A: At that time, that was the issue. I'm talking 1984. I got exposed to it by an American medical doctor and just felt compelled to get involved in that issue. One thing led to another, and ultimately I got invited to work a two week job in Washington, D.C., on a fund-raising event. That led to me being hired as public relations director for the committee for a free Afghanistan, and two years later I became the executive director. Also, it was the only place in the world where any nation was in direct conflict with the Soviet Union. The Soviet Union, I believe, was an intolerable nation; it was an intolerable situation. I believe communism was wrong.

Q: It's still wrong.

A: It's still wrong. Right now it has transformed its appearance into Russia. But anyway, these people were doing direct battle with the Soviet Union, and I thought that they needed to be defeated. So we provided whatever support we could -- humanitarian, medical relief, as well as political support in Washington, D.C., to ensure that the Afghans received the kind of support they needed to survive and ultimately to overthrow the Soviet-backed government in Afghanistan. Now we always espoused aid to moderate groups, and to Massoud in particular. We never got involved with any of the fundamentalist groups at that time. And when I was there, the Taliban were not even a factor. They were not even known.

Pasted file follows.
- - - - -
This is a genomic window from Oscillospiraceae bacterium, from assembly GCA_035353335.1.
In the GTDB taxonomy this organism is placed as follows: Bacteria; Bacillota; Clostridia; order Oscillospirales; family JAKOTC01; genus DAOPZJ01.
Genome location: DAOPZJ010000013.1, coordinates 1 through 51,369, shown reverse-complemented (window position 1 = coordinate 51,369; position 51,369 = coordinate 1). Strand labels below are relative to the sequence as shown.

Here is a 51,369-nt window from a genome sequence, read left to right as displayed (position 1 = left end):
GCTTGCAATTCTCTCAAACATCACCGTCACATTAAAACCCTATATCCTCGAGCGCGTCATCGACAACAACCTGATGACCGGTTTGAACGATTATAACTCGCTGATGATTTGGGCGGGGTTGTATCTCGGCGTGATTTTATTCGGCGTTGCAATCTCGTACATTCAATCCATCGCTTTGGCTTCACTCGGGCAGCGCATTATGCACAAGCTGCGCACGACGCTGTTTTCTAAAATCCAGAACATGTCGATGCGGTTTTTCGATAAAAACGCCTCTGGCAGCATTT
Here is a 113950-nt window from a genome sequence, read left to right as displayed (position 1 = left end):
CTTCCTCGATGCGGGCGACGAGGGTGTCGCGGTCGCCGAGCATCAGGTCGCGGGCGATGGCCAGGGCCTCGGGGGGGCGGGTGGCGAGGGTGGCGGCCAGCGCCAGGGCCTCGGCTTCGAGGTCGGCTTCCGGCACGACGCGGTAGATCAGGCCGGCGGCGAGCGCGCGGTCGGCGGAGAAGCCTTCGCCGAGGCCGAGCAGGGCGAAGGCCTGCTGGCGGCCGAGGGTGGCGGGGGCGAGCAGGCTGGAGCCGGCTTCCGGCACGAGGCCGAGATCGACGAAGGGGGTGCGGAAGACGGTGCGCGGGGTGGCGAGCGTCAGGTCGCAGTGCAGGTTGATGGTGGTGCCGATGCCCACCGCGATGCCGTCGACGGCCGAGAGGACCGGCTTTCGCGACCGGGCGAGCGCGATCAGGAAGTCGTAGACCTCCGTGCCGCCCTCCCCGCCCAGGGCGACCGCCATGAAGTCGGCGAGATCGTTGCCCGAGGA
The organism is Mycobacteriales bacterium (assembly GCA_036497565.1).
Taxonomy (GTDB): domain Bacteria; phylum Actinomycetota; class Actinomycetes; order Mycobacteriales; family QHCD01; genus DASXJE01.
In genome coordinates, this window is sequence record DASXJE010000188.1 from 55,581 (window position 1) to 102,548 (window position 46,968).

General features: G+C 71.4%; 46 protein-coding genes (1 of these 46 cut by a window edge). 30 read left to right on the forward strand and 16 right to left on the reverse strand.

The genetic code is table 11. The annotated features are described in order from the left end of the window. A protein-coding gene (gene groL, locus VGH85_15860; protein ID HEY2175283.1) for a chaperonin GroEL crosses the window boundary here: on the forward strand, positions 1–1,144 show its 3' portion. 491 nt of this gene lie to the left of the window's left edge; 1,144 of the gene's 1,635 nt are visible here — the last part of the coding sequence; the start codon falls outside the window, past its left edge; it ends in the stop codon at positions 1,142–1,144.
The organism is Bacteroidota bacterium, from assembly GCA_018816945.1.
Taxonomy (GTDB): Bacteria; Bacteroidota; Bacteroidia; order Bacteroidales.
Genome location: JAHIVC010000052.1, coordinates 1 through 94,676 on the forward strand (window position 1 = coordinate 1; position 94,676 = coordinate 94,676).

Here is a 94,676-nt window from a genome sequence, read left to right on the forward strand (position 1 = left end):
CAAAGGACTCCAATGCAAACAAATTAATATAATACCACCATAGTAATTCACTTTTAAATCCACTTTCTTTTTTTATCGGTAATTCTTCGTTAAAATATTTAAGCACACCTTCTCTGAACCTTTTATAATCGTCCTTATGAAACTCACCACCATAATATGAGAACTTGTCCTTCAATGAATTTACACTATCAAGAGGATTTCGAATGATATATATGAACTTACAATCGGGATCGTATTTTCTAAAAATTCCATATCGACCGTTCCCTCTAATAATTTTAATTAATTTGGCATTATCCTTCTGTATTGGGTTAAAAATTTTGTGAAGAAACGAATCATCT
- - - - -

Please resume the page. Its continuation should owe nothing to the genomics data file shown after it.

Q: I'm under the impression the Taliban is not that big. They apparently are not that well-liked by the locals. How were they able to get control?